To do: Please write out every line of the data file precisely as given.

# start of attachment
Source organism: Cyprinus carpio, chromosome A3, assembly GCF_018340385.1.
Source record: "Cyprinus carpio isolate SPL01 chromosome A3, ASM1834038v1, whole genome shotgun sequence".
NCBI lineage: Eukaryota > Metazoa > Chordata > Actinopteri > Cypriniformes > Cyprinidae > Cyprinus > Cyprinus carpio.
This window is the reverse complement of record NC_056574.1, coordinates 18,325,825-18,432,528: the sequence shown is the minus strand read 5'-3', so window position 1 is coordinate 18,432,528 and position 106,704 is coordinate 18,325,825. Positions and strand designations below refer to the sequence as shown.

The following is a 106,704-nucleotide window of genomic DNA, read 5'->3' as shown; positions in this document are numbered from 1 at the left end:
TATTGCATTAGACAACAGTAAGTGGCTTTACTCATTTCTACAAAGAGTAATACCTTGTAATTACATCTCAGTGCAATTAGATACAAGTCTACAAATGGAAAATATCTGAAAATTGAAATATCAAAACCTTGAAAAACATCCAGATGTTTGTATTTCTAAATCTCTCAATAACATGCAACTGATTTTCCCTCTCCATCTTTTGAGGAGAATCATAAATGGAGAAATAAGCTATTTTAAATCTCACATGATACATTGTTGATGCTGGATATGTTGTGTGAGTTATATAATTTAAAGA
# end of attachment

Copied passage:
Source organism: Cyprinus carpio, chromosome A3, assembly GCF_018340385.1.
Source record: "Cyprinus carpio isolate SPL01 chromosome A3, ASM1834038v1, whole genome shotgun sequence".
NCBI lineage: Eukaryota > Metazoa > Chordata > Actinopteri > Cypriniformes > Cyprinidae > Cyprinus > Cyprinus carpio.
This window is the reverse complement of record NC_056574.1, coordinates 18,325,825-18,432,528: the sequence shown is the minus strand read 5'-3', so window position 1 is coordinate 18,432,528 and position 106,704 is coordinate 18,325,825. Positions and strand designations below refer to the sequence as shown.

The following is a 106,704-nucleotide window of genomic DNA, read 5'->3' as shown; positions in this document are numbered from 1 at the left end:
TATTGCATTAGACAACAGTAAGTGGCTTTACTCATTTCTACAAAGAGTAATACCTTGTAATTACATCTCAGTGCAATTAGATACAAGTCTACAAATGGAAAATATCTGAAAATTGAAATATCAAAACCTTGAAAAACATCCAGATGTTTGTATTTCTAAATCTCTCAATAACATGCAACTGATTTTCCCTCTCCATCTTTTGAGGAGAATCATAAATGGAGAAATAAGCTATTTTAAATCTCACATGATACATTGTTGATGCTGGATATGTTGTGTGAGTTATATAATTTAAAGA